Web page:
In addition to the above candidates, Elvin Dowling, Phil Jackson, Emmanuel Morel, and Imran Siddiqui are also running in the Democratic primary. Two candidates—Jason Mariner and Greg Musselwhite—are running in the Republican primary also being held on Nov. 2.

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Ohio’s 11th and 15th Congressional Districts

Voters in Ohio’s 11th and 15th Congressional Districts will also cast ballots in general special elections on Nov. 2. In the 11th District, Cuyahoga County Councilwoman Shontel Brown (D) faces Laverne Gore (R) to fill a vacancy left when Rep. Marcia Fudge (D) resigned to become the U.S. Secretary of Housing and Urban Development. In the 15th District, former president of the Ohio Coal Association, Mike Carey (R), faces Allison Russo (D) to fill a vacancy left when Rep. Steve Stivers (R) resigned to become President and CEO of the Ohio Chamber of Commerce. 

The 11th and 15th Districts are considered solidly Democratic and Republican, respectively, meaning the winners of those specific primaries are considered to be the likely winners on Nov. 2. Here’s a quick look at our coverage of those Aug. 3 primaries.

In the 11th District, rated Strong Democratic, Ballotpedia identified the Aug. 3 Democratic primary as a battleground election. Thirteen candidates filed for the primary, including Brown and former state Sen. Nina Turner. The Hill’s Julia Manchester described the primary as “a proxy battle for the Democratic Party establishment and national progressives,” referring to endorsements for Brown and Turner from former Secretary of State Hillary Clinton (D) and U.S. Sen. Bernie Sanders (I-Vt.), respectively. The Cleveland Plain Dealer’s Seth Richardson added that local endorsements did not necessarily break down along the same dividing lines as national endorsements. Brown won the primary with 50.4% of the vote.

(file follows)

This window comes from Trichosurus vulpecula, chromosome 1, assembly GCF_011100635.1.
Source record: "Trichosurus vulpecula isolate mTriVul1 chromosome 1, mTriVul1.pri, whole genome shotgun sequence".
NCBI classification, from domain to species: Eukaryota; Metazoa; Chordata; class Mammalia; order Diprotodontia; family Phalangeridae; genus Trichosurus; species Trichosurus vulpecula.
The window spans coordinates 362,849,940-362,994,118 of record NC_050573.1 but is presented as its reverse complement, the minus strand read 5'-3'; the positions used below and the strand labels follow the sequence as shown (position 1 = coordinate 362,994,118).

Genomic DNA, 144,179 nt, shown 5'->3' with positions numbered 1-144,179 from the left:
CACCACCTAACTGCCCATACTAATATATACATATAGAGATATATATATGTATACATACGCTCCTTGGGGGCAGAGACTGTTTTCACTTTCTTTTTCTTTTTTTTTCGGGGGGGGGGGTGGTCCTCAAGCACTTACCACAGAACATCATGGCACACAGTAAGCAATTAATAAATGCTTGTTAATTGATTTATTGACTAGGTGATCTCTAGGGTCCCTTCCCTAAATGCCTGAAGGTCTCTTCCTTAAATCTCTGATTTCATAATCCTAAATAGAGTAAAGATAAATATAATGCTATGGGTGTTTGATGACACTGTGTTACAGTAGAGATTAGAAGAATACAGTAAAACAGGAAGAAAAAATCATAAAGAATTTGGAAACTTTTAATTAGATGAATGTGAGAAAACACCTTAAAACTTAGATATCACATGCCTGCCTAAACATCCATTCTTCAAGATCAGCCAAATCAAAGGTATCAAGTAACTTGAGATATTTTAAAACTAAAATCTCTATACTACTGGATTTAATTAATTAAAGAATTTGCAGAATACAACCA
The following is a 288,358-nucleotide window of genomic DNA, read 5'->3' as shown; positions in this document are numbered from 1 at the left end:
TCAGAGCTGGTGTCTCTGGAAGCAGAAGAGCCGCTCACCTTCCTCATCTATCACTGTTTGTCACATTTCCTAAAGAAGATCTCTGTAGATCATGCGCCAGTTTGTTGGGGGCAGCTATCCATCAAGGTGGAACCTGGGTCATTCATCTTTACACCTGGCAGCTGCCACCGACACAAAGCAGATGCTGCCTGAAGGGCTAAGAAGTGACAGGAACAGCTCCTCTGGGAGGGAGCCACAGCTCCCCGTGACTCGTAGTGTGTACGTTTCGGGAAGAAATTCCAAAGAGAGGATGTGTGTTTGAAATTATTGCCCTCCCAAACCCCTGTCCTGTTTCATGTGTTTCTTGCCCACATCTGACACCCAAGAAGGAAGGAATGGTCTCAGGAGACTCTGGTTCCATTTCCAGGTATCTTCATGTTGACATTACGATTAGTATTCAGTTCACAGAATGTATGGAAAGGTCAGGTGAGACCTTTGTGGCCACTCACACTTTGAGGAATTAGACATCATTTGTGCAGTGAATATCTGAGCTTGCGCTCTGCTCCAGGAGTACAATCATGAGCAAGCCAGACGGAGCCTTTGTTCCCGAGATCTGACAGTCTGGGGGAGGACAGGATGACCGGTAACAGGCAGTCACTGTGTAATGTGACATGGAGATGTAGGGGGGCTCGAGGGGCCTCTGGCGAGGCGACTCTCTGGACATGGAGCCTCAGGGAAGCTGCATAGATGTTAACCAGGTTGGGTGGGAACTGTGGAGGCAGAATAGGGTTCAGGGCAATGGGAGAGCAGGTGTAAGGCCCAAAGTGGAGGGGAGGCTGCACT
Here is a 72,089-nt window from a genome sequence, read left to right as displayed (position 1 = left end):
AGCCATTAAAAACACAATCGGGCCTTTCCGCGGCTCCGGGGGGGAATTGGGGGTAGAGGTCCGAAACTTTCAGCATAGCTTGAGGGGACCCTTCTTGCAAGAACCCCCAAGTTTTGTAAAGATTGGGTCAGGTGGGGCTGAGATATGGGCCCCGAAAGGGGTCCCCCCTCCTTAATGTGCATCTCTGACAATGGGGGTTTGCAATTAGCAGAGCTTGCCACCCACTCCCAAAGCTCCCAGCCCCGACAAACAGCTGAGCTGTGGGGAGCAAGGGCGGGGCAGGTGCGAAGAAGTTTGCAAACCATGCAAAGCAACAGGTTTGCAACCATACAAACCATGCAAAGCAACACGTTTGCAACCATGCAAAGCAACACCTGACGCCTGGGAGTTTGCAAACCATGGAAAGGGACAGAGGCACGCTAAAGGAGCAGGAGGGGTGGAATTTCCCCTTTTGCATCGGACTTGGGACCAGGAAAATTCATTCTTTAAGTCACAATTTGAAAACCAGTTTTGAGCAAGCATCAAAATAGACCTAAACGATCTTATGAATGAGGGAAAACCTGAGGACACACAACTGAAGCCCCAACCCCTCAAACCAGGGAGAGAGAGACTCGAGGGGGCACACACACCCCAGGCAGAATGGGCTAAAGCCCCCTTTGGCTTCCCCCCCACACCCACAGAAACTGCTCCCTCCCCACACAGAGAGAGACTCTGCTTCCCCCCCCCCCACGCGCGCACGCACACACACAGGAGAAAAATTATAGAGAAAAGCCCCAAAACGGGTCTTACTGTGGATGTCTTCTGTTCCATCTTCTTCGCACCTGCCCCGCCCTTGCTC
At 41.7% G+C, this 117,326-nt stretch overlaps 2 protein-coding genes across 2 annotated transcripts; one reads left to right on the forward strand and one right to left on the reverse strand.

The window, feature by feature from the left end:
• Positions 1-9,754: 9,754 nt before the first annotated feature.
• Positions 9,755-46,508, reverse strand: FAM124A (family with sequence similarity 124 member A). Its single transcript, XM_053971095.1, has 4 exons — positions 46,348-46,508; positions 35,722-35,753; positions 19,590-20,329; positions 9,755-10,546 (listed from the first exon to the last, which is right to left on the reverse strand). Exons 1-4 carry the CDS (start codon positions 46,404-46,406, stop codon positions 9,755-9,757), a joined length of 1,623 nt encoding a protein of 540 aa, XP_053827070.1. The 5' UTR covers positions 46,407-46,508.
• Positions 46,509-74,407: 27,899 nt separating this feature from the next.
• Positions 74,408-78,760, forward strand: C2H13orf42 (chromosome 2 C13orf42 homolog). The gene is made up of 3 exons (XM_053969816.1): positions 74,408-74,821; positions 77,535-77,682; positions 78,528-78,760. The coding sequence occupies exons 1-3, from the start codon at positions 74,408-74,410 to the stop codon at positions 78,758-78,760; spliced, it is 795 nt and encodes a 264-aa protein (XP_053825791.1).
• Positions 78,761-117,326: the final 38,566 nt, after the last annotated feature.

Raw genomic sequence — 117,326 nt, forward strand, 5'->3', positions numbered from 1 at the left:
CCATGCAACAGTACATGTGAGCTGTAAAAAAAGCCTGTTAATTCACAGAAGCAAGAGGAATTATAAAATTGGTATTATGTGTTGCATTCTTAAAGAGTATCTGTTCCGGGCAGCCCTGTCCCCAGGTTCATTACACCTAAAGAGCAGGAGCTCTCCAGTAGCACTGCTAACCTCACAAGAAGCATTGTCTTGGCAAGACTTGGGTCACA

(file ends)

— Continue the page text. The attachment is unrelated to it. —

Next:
In the 15th District, rated Strong Republican, Ballotpedia tracked the Aug. 3 Republican primary as a battleground election. Eleven candidates filed for the primary including Carey and state Rep. Jeff LaRe. Former U.S. President Donald Trump (R) and outgoing officeholder Stivers issued dueling endorsements in the race with Trump supporting Carey and Stivers backing LaRe. Carey won the primary with 37.0% of the vote. He also completed Ballotpedia’s Candidate Connection survey, in which he said that he would “Bring back America First policies and rebuild the American economy…again”.